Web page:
MM: What was the process of filming the video like?
Raven: I teamed up with Jasmine Golphin, creator of Welcome to Midnight, a film and photography company based in Cleveland, Ohio. Jasmine was an old acquaintance, and we rekindled our friendship (ironically) at a Megan Thee Stallion concert in Cleveland. Prior to the concert, I told her my vision for “Big Ole Geeks” and she immediately loved the idea and we agreed to set aside time to shoot the video. Now we are good friends! Prior to the concert, Jasmine had only filmed one music video before I had asked her to collaborate with me on “Big Ole Geeks”. She filmed the video, I edited it, and it came out even better than I imagined. Jasmine does not appear in the video, but I’d also like to highlight the three great women alongside me in it! One of the girls in the music video is my best friend, she’s actually a successful attorney, the other is a colleague from my modeling career, Grace Modi, one is my sister from a local debutante program, Kelley Howard. I’ve known these ladies since high school and they are all confident and gorgeous women. I was honored to have them in the video with me and glad that they were up for the challenge of doing something new and different!
MM: What can fans expect from your forthcoming album and when did you learn to speak Spanish (the second language included in some of the music)?
Raven: Smart Girls Go Stupid is really my first shot at creating something positive, empowering, and educational for everybody as Raven the Science Maven. Since I have been getting such positive feedback for the single, I’m keeping that energy for the entire album. Each song will have a different audience, age appropriate music for different age groups. At least that’s how I imagine it– “Big Ole Geeks” was made for women in the STEM workforce, but I hear mothers feel comfortable playing the song and video for their children, which I was surprised to know. There will be songs for young children, and songs in Spanish language.
MM: You have gotten both negative and positive feedback about your style, so how do you cope with those who question its legitimacy?
Raven: I know that it may make some people very uncomfortable to see science, which has been traditionally a White male space, occupied proudly by a Black woman who is enthusiastically engaging in hip-hop culture while simultaneously being well-versed in science academia. I also understand that there are some Black people that are tired of seeing Black women portrayed as the traditional video vixen, wearing clubwear and twerking. I understand all sides of the possible arguments for and against Big Ole Geeks. Ultimately, I don’t care if people think that I am illegitimate, because I know that I have created something that has already in the span of two weeks, inspired thousands of people across the world. I can sleep at night knowing that I encouraged someone to keep pushing, celebrate diversity and culture, and learn science. I earned my degrees, and everything on my resume through nothing but hard work. No one’s negative thoughts and projections can ever take away from the amazing things that I have done and opportunities that I have had in the field of science.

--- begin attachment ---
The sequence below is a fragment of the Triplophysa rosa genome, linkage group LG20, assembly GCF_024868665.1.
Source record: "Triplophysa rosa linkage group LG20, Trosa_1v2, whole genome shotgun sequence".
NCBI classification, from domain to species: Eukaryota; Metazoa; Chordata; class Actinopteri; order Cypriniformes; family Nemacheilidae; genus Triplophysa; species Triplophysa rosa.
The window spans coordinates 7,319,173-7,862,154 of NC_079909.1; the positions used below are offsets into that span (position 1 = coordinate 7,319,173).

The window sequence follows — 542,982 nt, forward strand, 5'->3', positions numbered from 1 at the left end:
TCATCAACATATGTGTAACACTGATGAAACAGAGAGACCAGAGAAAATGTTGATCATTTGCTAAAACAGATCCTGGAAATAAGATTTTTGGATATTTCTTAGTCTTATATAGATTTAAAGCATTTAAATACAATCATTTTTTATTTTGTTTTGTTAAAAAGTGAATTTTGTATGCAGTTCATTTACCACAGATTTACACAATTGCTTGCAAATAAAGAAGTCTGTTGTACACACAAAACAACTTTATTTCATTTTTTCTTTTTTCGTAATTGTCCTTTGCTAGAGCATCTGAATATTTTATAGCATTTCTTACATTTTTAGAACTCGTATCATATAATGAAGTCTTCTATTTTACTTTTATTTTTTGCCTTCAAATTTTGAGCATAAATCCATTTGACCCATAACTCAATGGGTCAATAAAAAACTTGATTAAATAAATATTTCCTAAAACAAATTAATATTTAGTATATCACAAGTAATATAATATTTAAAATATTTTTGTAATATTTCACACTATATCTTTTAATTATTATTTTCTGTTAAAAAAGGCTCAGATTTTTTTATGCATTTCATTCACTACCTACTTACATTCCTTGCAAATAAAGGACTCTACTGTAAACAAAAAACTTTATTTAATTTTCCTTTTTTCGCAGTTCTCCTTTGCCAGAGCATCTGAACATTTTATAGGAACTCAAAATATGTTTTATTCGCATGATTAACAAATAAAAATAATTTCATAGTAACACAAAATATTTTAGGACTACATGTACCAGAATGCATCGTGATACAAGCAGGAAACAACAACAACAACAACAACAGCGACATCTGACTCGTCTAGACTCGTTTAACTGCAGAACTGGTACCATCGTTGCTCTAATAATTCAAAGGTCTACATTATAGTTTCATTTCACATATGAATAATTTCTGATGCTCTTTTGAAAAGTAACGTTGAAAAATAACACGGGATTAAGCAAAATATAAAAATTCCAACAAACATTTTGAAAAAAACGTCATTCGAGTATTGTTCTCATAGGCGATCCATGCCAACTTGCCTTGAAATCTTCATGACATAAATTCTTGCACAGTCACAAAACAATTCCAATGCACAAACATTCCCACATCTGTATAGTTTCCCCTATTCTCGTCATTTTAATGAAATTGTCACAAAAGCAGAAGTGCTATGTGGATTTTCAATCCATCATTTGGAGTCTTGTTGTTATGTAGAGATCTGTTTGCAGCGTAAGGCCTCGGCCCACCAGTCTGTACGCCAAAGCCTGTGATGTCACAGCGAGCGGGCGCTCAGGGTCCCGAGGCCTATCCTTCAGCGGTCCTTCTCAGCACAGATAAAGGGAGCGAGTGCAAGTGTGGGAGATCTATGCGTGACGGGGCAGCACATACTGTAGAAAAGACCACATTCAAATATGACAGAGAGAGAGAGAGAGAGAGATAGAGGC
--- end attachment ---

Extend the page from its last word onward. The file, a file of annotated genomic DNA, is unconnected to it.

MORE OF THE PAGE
MM: What’s your favorite song on the album and why?
Raven: My favorite song on the album is called “Principal Investigator”, and I love it because it has a very catchy hook and it really tells my story of my experiences as a woman of color in STEM, even more than “Big Ole Geeks” does. The song has a lot of technical terms, and I really enjoyed writing it and producing the music for it. I know you’re going to love the music video! I’m excited for everyone to hear it on the album Smart Girls Go Stupid, coming out on 9/14.
MM: What are your ultimate career goals and where do you see your music going from here? Will it play any role in your dissertation topic?
Raven: My career goals are shifting quite a bit, but I definitely want to continue making music for as long as I enjoy doing so. I see myself putting out at least one or two more science-themed albums. I do see myself having a career as a public figure, a science communicator, someone who educates the public about science topics. I also love teaching and wouldn’t mind teaching science at a university long term. I see myself going in several directions!
MM: Is there anything else that you would like to talk about?
Raven: I’d like to highlight Jasmine Golphin at Welcome to Midnight who did amazing work filming our video and I really appreciate her creative genius. I’d encourage everyone the check her out on social media. Her website is: http://welcome2midnight.com
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Please visit Raven’s official website to learn more and follow her on social media via Facebook, Twitter, Instagram, and YouTube.